After focusing mainly on real estate, Blackstone’s maiden Japanese acquisition doesn’t fit the common country playbook of a corporate carveout. More significantly, Ayumi, which makes arthritic and orthopaedic drugs, has been picked over by Tokio Marine Capital and Unison Capital.
HONG KONG: Blackstone’s first Japanese buyout is a third-hand deal. The U.S. investment firm agreed to pay about $1 billion for Ayumi Pharmaceutical, which has previously been owned by two local private equity shops. There often are diminishing returns for companies passed around in such a way, but the government’s newly introduced drug-price controls could lead to a fresh and profitable strategy.
The transaction marks Blackstone’s belated foray into Japanese LBOs. Although the likes of Advent and TPG have struggled to crack a market wary of foreign capital perceived to be vulture-like, others have spent years successfully laying down roots to establish themselves. A group led by Bain Capital, for example, bought Toshiba’s chip unit for $18 billion last year while KKR spent $4.5 billion on Nissan Motor-backed auto-parts maker Calsonic Kansei.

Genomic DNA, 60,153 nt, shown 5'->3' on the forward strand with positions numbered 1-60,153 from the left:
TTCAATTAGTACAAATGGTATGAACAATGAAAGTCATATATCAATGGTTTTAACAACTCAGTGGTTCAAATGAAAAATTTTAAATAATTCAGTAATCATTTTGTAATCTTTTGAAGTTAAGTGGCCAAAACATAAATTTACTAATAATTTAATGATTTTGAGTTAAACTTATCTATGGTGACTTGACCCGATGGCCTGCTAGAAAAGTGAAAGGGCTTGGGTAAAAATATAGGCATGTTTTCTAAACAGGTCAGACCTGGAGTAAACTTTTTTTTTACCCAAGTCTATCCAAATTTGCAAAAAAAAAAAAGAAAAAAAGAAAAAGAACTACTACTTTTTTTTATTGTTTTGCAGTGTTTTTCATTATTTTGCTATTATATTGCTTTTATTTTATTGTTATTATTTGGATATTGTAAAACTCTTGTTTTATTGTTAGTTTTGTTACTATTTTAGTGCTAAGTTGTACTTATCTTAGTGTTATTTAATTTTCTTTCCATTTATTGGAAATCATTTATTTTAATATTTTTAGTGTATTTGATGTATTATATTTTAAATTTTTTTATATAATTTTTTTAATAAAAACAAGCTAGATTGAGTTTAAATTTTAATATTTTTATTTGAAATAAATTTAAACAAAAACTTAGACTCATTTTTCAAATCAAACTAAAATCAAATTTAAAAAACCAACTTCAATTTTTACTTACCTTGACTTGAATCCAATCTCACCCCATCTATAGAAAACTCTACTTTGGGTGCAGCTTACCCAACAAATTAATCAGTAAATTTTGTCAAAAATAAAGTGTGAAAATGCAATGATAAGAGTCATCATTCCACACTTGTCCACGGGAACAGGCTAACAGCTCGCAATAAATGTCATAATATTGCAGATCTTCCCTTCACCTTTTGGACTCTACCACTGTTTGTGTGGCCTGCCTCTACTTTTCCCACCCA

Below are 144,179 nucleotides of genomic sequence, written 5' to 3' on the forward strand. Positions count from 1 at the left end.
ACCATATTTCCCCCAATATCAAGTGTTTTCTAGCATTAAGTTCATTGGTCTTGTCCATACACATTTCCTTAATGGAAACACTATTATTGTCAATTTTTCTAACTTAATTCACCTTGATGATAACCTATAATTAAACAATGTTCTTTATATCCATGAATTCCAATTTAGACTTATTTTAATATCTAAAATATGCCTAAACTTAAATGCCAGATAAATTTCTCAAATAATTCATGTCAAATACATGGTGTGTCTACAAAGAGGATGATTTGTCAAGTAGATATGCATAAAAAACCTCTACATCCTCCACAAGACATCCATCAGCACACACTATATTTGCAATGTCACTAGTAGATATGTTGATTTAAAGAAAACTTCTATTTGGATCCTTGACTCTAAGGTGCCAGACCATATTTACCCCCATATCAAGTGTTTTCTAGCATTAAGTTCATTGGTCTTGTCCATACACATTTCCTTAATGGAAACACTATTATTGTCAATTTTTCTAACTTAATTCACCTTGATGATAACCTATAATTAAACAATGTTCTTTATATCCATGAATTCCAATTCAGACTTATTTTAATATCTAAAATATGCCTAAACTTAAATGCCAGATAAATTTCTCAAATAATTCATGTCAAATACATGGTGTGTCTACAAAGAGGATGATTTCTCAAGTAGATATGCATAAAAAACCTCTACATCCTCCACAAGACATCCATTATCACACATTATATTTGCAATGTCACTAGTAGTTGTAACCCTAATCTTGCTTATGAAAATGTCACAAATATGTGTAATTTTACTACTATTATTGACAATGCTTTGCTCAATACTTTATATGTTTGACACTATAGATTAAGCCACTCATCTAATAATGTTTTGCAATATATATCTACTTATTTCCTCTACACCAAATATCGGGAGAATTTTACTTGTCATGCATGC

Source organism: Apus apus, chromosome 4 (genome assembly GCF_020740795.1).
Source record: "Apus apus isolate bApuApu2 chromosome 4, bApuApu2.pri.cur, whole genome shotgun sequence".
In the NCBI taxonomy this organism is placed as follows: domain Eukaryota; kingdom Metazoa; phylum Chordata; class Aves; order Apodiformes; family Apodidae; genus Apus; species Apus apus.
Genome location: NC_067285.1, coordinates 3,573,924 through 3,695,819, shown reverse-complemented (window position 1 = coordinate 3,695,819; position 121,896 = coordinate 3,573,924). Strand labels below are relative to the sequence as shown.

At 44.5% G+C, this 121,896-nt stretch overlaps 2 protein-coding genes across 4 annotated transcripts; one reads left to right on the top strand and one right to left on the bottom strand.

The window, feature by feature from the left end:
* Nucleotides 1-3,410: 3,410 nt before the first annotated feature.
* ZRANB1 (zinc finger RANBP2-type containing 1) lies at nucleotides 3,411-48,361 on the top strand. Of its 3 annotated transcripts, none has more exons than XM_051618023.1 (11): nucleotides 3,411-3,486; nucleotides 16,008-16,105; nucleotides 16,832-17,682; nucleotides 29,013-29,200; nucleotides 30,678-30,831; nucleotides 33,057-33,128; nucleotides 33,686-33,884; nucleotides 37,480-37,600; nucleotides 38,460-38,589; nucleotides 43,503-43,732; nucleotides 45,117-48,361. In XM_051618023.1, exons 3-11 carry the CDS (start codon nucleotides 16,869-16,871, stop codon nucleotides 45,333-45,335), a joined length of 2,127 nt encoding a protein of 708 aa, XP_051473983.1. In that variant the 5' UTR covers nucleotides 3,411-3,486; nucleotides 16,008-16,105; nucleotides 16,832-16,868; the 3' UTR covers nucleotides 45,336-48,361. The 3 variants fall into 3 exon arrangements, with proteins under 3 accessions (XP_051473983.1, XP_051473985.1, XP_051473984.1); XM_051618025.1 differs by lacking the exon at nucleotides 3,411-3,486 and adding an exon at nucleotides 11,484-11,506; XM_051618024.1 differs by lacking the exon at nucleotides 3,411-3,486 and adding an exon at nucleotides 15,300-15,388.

After focusing mainly on real estate, Blackstone’s maiden Japanese acquisition doesn’t fit the common country playbook of a corporate carveout. More significantly, Ayumi, which makes arthritic and orthopaedic drugs, has been picked over by Tokio Marine Capital and Unison Capital. So-called secondary buyouts on average deliver a 15 per cent lower annualised return than companies taking their first tour through private equity hands, according to one 2013 study from researchers at the University of Amsterdam, University of Lugano and Oxford Said Business School.
There may, however, be a new angle for Blackstone. In a bid to make social security sustainable in an ageing country, Japanese Prime Minister Shinzo Abe’s administration last year rolled out rules to curb medical costs including by further capping pharmaceutical prices based on their cost-effectiveness. That is liable to squeeze smaller companies and make consolidation a more tantalising prospect. In addition, the structural reforms being encouraged under Abenomics might inspire chemical and textile companies to offload their drug units.
Industry rollups are a well-worn private equity strategy, and Blackstone is no stranger to them. It also knows a bit about pharmaceuticals, having previously invested in Cardinal Health’s drug manufacturing unit and more recently China’s YiChang HEC ChangJiang Pharmaceutical. Though Blackstone is a latecomer to both Japan and Ayumi, it may have a suitable prescription.
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